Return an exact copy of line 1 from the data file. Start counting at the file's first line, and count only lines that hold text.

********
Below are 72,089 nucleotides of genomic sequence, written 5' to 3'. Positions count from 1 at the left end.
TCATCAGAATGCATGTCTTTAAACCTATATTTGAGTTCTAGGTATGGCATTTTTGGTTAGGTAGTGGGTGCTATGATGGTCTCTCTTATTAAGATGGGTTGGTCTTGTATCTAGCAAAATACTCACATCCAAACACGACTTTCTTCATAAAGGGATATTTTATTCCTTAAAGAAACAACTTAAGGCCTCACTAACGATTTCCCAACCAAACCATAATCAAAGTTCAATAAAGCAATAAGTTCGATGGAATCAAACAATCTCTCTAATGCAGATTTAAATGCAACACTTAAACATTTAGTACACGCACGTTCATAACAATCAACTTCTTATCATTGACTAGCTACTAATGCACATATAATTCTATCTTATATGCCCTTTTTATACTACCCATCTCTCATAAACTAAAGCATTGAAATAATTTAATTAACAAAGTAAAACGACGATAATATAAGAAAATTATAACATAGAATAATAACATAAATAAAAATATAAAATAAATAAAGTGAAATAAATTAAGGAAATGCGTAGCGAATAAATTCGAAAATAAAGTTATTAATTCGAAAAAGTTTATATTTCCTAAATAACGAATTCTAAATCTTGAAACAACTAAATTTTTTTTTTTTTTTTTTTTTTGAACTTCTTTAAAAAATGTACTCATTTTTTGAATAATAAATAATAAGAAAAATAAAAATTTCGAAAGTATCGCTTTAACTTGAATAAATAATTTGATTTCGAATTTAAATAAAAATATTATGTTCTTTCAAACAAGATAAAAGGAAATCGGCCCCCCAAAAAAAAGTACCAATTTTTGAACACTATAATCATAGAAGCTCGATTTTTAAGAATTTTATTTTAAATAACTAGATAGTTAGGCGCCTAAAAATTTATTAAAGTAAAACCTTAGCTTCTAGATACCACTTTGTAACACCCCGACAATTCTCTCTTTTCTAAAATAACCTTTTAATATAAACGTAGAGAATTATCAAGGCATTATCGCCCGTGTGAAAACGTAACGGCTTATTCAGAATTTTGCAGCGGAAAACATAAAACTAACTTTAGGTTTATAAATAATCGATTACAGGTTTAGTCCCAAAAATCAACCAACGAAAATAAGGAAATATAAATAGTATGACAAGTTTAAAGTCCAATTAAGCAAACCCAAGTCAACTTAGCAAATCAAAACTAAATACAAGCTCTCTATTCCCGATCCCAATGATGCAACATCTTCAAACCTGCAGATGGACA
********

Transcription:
Below are 72,089 nucleotides of genomic sequence, written 5' to 3'. Positions count from 1 at the left end.